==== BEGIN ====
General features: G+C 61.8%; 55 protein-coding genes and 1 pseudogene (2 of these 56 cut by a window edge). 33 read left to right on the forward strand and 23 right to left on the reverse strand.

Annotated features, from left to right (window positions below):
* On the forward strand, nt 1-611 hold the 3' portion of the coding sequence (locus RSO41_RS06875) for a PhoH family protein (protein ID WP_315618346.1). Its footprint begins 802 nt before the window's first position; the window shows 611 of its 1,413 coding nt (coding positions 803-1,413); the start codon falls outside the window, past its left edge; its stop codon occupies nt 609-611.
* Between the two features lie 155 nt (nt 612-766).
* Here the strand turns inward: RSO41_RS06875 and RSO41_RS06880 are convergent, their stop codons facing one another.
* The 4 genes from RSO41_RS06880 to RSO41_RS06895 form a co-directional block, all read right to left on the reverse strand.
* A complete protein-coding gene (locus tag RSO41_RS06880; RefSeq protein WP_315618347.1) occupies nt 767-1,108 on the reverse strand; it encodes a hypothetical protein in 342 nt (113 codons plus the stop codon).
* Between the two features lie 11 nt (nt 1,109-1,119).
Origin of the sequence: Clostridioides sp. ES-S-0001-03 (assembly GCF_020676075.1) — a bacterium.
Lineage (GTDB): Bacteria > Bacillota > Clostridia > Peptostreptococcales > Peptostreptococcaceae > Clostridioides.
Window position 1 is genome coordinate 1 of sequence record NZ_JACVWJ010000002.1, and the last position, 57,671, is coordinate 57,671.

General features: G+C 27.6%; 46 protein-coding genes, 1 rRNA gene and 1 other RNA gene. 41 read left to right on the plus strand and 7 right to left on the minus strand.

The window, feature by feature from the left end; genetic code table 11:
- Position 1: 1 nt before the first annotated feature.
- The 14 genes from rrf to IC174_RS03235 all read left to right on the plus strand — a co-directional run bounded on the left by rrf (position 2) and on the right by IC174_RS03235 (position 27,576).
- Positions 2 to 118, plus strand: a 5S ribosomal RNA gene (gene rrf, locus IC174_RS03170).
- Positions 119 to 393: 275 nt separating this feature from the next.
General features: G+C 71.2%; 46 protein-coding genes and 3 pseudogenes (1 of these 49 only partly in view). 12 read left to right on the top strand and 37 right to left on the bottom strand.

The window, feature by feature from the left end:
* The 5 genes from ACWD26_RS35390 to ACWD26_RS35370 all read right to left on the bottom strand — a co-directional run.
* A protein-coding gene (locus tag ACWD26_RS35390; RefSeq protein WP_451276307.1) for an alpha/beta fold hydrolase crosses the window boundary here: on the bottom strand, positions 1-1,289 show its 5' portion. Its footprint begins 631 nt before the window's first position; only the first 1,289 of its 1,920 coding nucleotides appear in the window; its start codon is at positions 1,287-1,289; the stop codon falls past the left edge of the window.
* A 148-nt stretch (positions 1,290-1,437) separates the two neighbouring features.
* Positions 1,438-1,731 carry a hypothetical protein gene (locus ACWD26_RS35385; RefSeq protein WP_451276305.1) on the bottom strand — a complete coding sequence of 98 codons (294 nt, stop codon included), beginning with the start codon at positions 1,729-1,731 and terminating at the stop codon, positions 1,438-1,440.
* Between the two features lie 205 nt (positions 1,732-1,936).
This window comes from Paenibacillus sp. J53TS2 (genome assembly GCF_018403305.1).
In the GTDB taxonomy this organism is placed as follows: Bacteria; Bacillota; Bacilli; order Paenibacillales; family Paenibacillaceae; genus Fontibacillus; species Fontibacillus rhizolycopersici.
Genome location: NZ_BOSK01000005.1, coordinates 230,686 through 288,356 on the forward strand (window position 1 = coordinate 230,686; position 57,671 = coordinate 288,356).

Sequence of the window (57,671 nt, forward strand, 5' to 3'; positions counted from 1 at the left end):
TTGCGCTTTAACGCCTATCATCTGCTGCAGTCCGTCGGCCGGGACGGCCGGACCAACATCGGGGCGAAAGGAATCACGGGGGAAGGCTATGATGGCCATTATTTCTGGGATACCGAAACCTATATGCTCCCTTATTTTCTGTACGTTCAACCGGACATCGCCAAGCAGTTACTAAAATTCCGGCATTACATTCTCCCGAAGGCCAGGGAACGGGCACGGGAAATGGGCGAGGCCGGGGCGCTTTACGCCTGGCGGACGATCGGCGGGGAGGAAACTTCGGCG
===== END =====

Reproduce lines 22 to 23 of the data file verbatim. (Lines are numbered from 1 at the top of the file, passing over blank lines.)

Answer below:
* A 148-nt stretch (positions 1,290-1,437) separates the two neighbouring features.
* Positions 1,438-1,731 carry a hypothetical protein gene (locus ACWD26_RS35385; RefSeq protein WP_451276305.1) on the bottom strand — a complete coding sequence of 98 codons (294 nt, stop codon included), beginning with the start codon at positions 1,729-1,731 and terminating at the stop codon, positions 1,438-1,440.